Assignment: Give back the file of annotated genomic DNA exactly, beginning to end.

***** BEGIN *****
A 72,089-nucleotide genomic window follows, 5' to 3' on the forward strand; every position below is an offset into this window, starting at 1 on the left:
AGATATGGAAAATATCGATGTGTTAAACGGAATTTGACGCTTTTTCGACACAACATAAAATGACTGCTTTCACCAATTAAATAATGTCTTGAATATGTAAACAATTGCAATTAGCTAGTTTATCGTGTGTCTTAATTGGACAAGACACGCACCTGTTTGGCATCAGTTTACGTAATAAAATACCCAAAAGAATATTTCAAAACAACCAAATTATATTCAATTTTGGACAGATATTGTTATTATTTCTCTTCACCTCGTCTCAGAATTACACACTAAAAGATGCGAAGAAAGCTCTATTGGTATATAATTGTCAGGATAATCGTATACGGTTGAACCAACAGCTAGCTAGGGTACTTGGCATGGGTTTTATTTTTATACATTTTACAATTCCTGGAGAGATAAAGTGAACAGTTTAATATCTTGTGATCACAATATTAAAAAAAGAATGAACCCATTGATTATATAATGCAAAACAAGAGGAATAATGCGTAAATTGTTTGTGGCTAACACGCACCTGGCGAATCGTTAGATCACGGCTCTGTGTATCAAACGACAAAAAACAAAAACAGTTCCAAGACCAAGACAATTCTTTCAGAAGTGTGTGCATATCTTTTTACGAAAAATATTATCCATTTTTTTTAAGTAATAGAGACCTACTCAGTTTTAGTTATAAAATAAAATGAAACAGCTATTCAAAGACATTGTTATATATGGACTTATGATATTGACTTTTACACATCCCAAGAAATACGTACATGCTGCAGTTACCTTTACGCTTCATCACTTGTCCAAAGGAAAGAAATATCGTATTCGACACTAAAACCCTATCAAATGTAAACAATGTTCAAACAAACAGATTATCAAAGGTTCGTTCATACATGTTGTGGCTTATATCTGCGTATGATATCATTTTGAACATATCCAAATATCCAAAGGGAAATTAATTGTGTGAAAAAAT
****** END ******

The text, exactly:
A 72,089-nucleotide genomic window follows, 5' to 3' on the forward strand; every position below is an offset into this window, starting at 1 on the left:
AGATATGGAAAATATCGATGTGTTAAACGGAATTTGACGCTTTTTCGACACAACATAAAATGACTGCTTTCACCAATTAAATAATGTCTTGAATATGTAAACAATTGCAATTAGCTAGTTTATCGTGTGTCTTAATTGGACAAGACACGCACCTGTTTGGCATCAGTTTACGTAATAAAATACCCAAAAGAATATTTCAAAACAACCAAATTATATTCAATTTTGGACAGATATTGTTATTATTTCTCTTCACCTCGTCTCAGAATTACACACTAAAAGATGCGAAGAAAGCTCTATTGGTATATAATTGTCAGGATAATCGTATACGGTTGAACCAACAGCTAGCTAGGGTACTTGGCATGGGTTTTATTTTTATACATTTTACAATTCCTGGAGAGATAAAGTGAACAGTTTAATATCTTGTGATCACAATATTAAAAAAAGAATGAACCCATTGATTATATAATGCAAAACAAGAGGAATAATGCGTAAATTGTTTGTGGCTAACACGCACCTGGCGAATCGTTAGATCACGGCTCTGTGTATCAAACGACAAAAAACAAAAACAGTTCCAAGACCAAGACAATTCTTTCAGAAGTGTGTGCATATCTTTTTACGAAAAATATTATCCATTTTTTTTAAGTAATAGAGACCTACTCAGTTTTAGTTATAAAATAAAATGAAACAGCTATTCAAAGACATTGTTATATATGGACTTATGATATTGACTTTTACACATCCCAAGAAATACGTACATGCTGCAGTTACCTTTACGCTTCATCACTTGTCCAAAGGAAAGAAATATCGTATTCGACACTAAAACCCTATCAAATGTAAACAATGTTCAAACAAACAGATTATCAAAGGTTCGTTCATACATGTTGTGGCTTATATCTGCGTATGATATCATTTTGAACATATCCAAATATCCAAAGGGAAATTAATTGTGTGAAAAAAT